Dog’s mouths STILL contain bacteria and can cause infection – specifically genus Pasteurella, do not do this. Thank you.

  9. Susan Says:

    My dog was retrieving her ball in the woods, ran into a branch and ripped a huge section of her underside skin off. She has drainage tubes that are supposed to be cleaned and the skin is supposed to be kept clean too with a wet cotton ball. I’ve fought her for a day to keep the cone on and put her in a t-shirt as the vet suggested to keep the skin/bed/house from the drainage. Miserable. Today I decided to watch her closely that she didn’t pull the tubes out and let her lick. It seems only logical that it would stimulate the draining, and do my cleaning job too! I am a little concerned about the strain on the stitches cause she has a ton, but she has shown no sign of wanting to pull the tubes and it’s much cleaner than I was keeping it.

  10. zigzagger Says:

    i dont know if dogs mouths are cleaner then ours but i want to do a experiment on it, it sounds so cool and i would really liek to know

  11. kelsie Says:

    that is so cooooooool. I am doing a science fair project to see if dog saliva kills germ or heel wound

  12. maria Says:

    im doing a science fair experiment on it also! so far its working

  13. kelsie Says:

    this is a good tool for my science fair.

  14. Kristen Says:

    Idid this as a science fair project before and proved dog saliva does kill bacteria!!

  15. kristen Says:

    how did you prove it ???

  16. Lauren Says:

    I have to say I agree with dog saliva on humans. We had fleas in our home (from our cute dog) and they bit me more than anyone else in the house. I had many bites on my feet and shins! My dog began to lick these flea bites and within a couple days they were healed. Been a believer ever since!! Yes, we had to have an exterminator come, we had to get him dipped but since he started the mess, he helped fix it too!

  17. dave Says:

    cut my lip last night deep cut . my wenner dog went crazy just wanted to lick my up this am the cut was closed .

  18. Janeen Says:

    @Dave: I had a paper cut on my lip my Lab licked it and it was better in a day. My daughter fell off her bike and scraped her knee after 3 days of peroxide and band aids we decided to leave it open. The dog started licking it and her cut had a scab by the next morn. In my opinion the dogs definatley have something that heals.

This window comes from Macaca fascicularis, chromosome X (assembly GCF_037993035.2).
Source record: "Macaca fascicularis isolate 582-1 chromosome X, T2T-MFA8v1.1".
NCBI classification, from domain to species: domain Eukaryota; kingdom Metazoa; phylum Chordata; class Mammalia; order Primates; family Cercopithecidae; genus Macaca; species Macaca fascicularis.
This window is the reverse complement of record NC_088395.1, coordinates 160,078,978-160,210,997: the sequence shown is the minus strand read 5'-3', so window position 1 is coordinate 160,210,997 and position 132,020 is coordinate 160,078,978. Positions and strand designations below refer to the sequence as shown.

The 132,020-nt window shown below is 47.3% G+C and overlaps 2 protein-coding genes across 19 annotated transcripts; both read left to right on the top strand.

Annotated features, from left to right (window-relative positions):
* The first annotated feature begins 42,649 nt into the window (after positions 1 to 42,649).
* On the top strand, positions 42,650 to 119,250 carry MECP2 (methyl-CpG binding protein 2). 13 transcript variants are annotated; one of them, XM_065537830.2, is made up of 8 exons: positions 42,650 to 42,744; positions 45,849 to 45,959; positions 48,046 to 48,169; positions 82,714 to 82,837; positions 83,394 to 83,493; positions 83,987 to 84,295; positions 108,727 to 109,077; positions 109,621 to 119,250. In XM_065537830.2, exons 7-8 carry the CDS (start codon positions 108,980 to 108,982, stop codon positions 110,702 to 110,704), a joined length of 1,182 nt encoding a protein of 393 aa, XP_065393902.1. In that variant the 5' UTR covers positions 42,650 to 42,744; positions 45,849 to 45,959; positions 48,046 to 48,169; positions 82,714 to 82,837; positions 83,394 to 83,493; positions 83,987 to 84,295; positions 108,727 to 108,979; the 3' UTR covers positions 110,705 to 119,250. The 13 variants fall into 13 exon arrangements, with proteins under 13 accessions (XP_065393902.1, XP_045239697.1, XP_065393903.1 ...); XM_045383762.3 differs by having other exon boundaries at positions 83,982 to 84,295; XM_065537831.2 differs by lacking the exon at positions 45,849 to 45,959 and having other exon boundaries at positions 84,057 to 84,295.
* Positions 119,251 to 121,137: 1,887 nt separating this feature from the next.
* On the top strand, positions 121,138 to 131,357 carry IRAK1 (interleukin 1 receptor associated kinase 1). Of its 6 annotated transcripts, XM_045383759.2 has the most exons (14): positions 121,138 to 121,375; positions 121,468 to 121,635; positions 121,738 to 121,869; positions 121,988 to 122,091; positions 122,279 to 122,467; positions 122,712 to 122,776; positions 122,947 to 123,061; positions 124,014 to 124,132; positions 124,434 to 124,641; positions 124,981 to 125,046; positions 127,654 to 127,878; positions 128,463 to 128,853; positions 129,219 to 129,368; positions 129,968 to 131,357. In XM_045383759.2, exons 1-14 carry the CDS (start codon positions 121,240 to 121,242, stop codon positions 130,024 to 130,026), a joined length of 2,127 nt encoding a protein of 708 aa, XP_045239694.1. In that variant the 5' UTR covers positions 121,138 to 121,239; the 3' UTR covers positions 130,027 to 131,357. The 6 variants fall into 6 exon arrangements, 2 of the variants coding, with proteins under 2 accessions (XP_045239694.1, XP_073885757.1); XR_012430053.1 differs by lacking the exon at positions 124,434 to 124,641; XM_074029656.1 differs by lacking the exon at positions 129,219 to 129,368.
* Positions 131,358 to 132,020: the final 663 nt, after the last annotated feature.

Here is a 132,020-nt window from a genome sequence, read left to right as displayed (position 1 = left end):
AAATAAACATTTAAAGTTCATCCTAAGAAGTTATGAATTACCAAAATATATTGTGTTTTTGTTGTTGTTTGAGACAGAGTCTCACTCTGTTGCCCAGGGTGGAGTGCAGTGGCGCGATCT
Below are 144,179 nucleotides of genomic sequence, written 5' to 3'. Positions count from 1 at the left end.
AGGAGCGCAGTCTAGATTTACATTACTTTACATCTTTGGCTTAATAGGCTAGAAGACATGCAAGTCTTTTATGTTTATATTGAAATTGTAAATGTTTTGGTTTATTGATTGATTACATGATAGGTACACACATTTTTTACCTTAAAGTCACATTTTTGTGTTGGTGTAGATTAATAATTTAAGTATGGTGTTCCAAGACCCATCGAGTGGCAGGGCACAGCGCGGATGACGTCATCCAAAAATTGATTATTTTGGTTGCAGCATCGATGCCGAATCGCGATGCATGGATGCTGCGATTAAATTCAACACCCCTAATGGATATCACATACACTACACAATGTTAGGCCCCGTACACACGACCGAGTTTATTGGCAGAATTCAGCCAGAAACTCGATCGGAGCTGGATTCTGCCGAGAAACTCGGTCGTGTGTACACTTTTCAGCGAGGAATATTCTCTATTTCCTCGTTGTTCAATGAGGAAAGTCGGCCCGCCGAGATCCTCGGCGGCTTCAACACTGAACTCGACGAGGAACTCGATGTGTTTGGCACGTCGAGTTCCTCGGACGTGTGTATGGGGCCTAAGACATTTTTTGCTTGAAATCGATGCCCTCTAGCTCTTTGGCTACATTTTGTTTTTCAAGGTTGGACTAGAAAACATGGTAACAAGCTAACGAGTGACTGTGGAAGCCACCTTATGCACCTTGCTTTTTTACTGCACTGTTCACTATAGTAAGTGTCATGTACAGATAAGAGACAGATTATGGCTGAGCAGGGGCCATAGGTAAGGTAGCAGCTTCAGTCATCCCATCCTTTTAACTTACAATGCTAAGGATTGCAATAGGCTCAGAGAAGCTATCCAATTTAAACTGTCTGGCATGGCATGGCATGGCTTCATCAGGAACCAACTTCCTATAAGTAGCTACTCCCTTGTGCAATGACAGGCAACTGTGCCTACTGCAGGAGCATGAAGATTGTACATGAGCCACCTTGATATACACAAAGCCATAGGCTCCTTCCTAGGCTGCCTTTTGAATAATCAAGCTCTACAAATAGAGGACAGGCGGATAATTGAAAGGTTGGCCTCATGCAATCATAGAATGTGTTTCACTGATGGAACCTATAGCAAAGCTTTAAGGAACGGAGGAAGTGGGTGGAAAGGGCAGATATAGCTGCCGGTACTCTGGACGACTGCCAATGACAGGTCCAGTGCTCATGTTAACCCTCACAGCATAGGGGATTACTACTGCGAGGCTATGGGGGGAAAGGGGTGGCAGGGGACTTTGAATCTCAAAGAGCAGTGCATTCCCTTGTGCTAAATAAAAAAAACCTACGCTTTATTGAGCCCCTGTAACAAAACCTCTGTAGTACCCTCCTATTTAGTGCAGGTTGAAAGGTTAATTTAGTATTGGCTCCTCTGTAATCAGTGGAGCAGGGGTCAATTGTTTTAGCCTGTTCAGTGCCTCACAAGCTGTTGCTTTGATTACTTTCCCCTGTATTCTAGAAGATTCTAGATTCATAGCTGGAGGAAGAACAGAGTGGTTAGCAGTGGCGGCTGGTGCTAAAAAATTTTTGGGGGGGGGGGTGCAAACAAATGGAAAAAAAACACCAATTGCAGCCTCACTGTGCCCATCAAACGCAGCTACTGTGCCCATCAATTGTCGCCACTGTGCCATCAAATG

19. HumanRN Says:

    @janeen…Peroxide delays healing, thats why it didn’t scab. Had nothing to do with the dog.

  20. Need some good old home remedies for that paw... - Doberman Forum : Doberman Breed Dog Forums Says:

    [...] worse. I let him lick and it healed soon after. I believe dog saliva may help in some cases: Licking Wounds: Dog Saliva as Antibiotic? | Dog Reflections __________________ There is no psychiatrist in the world like a puppy licking your face. ~Ben [...]

  21. jo jo Says:

    that is so weird, all the web sites I looked at said that dog saliva has horrible bacteria. ( I am doing a seince fair project.

  22. Dog Photo Of The Day: Just A Little Lick… | Dog Reflections Says:

    [...] Good thing they say dog’s mouth’s are clean! [...]

  23. Common Sense Says:

    Why put a bacteria infested mouth on a wound just to break up the bacteria? And why would you believe that dogs mouth’s are cleaner??? I don’t know about you but I brush my teeth at least twice a day.

  24. Karen King Says:

    I am 55 yrs. in all my life I was told a dog licking a sore would heal it. Well, it is certainly TRUE! My mother, age 79, has very thin skin now and gets cuts easy, they bleed, my yorkie jumps right on it, heeling much quicker than not. I have always told my dog, “owie” he comes a running to the rescus. Wierd though, I will not let him lick my face, just me though.

  25. Donald Says:

    Would like to know the source of your findings. Researching why dogs lick human sores, as found in Luke 16:21 And desiring to be fed with the crumbs which fell from the rich man’s table: moreover the dogs came and licked his sores. Thank you, Don

  26. snowden Says: